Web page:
Sex- and age-related demographics

Toxic nodular goiter occurs more commonly in women than in men. In women and men older than 40 years, the prevalence rate of palpable nodules is 5-7% and 1-2%, respectively.

Most patients with toxic nodular goiter (TNG) are older than 50 years.

Thyrotoxicosis often occurs in patients with a history of longstanding goiter. Toxicity occurs in a subset of patients who develop autonomous function. This toxicity usually peaks in the sixth and seventh decades of life, especially in persons with a family history of multinodular goiter or TNG, suggesting a genetic component.



Most treated patients have a good prognosis. A worse prognosis is related to untreated hyperthyroidism. Patients should understand the gravity of hyperthyroidism. If left untreated, hyperthyroidism may lead to osteoporosis, arrhythmia, heart failure, coma, and death. Regular assessment of thyroid function is important in monitoring disease.

Na131 I ablation may result in continued hyperthyroidism, with some patients (up to 73% in some studies, depending on the size of the goiter and the dosing of radioiodine) requiring repeated treatment or surgical removal of the gland. Hypothyroidism after radioiodine ablation has been reported in 0-35% of individuals.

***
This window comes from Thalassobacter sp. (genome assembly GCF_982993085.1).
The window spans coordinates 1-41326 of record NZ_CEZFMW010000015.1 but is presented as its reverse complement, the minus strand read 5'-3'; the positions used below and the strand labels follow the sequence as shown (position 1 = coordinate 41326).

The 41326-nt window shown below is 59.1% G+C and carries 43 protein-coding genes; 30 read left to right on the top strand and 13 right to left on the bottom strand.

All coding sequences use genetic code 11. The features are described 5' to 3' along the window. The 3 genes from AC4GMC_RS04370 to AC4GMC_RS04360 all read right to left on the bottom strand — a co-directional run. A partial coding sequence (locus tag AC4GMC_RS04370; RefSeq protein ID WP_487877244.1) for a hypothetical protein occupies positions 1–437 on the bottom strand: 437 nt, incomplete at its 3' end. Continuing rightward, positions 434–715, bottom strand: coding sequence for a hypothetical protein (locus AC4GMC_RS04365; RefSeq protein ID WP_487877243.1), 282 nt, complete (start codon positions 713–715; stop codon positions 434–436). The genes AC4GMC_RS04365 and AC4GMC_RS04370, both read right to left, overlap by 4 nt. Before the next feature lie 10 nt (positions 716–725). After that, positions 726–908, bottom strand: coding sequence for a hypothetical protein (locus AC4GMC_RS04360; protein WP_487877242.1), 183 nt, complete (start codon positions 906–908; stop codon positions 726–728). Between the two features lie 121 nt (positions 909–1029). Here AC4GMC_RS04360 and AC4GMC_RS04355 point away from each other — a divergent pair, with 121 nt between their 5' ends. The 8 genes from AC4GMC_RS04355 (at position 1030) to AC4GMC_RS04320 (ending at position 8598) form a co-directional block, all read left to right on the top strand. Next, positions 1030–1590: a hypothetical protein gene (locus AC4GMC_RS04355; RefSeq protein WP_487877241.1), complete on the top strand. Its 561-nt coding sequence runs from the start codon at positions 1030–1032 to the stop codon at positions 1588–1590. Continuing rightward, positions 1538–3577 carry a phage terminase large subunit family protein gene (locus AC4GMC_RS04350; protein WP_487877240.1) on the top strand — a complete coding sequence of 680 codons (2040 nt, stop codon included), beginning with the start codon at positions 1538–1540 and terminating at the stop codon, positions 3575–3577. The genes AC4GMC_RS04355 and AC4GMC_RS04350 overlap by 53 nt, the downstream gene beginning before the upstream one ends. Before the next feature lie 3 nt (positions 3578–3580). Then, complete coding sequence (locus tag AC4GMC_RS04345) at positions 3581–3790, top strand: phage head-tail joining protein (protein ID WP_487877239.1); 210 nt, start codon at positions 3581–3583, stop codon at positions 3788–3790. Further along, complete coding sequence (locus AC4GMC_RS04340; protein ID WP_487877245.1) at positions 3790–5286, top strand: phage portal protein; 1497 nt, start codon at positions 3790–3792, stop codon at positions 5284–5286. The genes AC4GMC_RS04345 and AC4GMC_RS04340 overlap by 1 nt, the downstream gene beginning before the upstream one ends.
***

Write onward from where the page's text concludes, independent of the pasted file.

Iodine-131 ablation may result in continued hyperthyroidism, with some patients (up to 73% in some studies depending on size of goiter and dosing of radioiodine) requiring repeated treatment or surgical removal of the gland. Hypothyroidism after radioiodine ablation has been reported in 0-35% of individuals.

Surgical treatment usually consists of a lobectomy of the hyperfunctioning nodule. The rate of hypothyroidism associated with this procedure is very low. Rates of hyperthyroidism recurrence with surgery have been reported to be as low as 0-9%. Larger, multinodular goiters may require total thyroidectomy.